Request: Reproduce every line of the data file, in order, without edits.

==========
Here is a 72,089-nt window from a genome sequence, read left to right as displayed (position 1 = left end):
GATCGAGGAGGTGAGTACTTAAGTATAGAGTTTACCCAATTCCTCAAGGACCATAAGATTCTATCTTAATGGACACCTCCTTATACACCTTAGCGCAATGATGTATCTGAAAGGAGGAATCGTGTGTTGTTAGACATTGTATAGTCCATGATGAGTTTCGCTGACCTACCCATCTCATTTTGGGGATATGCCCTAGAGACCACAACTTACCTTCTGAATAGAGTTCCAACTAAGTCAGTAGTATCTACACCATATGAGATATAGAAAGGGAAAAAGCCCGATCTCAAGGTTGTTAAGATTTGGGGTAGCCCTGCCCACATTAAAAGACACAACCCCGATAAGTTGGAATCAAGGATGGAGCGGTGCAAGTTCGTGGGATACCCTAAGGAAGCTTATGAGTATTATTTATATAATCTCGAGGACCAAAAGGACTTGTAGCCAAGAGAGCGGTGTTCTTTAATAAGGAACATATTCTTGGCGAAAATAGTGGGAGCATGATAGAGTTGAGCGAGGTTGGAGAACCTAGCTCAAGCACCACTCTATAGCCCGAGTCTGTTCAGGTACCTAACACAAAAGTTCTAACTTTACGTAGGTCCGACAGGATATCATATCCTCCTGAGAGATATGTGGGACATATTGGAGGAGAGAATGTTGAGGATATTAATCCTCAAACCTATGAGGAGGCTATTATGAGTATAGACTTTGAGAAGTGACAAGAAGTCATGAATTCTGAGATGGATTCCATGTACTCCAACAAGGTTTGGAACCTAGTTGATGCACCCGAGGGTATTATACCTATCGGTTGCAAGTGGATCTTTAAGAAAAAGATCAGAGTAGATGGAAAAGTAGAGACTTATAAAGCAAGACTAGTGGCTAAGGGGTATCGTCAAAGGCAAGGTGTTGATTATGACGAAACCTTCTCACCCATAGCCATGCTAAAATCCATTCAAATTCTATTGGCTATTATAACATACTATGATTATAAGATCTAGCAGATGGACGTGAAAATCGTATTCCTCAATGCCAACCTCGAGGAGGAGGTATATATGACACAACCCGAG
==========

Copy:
Here is a 72,089-nt window from a genome sequence, read left to right as displayed (position 1 = left end):
GATCGAGGAGGTGAGTACTTAAGTATAGAGTTTACCCAATTCCTCAAGGACCATAAGATTCTATCTTAATGGACACCTCCTTATACACCTTAGCGCAATGATGTATCTGAAAGGAGGAATCGTGTGTTGTTAGACATTGTATAGTCCATGATGAGTTTCGCTGACCTACCCATCTCATTTTGGGGATATGCCCTAGAGACCACAACTTACCTTCTGAATAGAGTTCCAACTAAGTCAGTAGTATCTACACCATATGAGATATAGAAAGGGAAAAAGCCCGATCTCAAGGTTGTTAAGATTTGGGGTAGCCCTGCCCACATTAAAAGACACAACCCCGATAAGTTGGAATCAAGGATGGAGCGGTGCAAGTTCGTGGGATACCCTAAGGAAGCTTATGAGTATTATTTATATAATCTCGAGGACCAAAAGGACTTGTAGCCAAGAGAGCGGTGTTCTTTAATAAGGAACATATTCTTGGCGAAAATAGTGGGAGCATGATAGAGTTGAGCGAGGTTGGAGAACCTAGCTCAAGCACCACTCTATAGCCCGAGTCTGTTCAGGTACCTAACACAAAAGTTCTAACTTTACGTAGGTCCGACAGGATATCATATCCTCCTGAGAGATATGTGGGACATATTGGAGGAGAGAATGTTGAGGATATTAATCCTCAAACCTATGAGGAGGCTATTATGAGTATAGACTTTGAGAAGTGACAAGAAGTCATGAATTCTGAGATGGATTCCATGTACTCCAACAAGGTTTGGAACCTAGTTGATGCACCCGAGGGTATTATACCTATCGGTTGCAAGTGGATCTTTAAGAAAAAGATCAGAGTAGATGGAAAAGTAGAGACTTATAAAGCAAGACTAGTGGCTAAGGGGTATCGTCAAAGGCAAGGTGTTGATTATGACGAAACCTTCTCACCCATAGCCATGCTAAAATCCATTCAAATTCTATTGGCTATTATAACATACTATGATTATAAGATCTAGCAGATGGACGTGAAAATCGTATTCCTCAATGCCAACCTCGAGGAGGAGGTATATATGACACAACCCGAG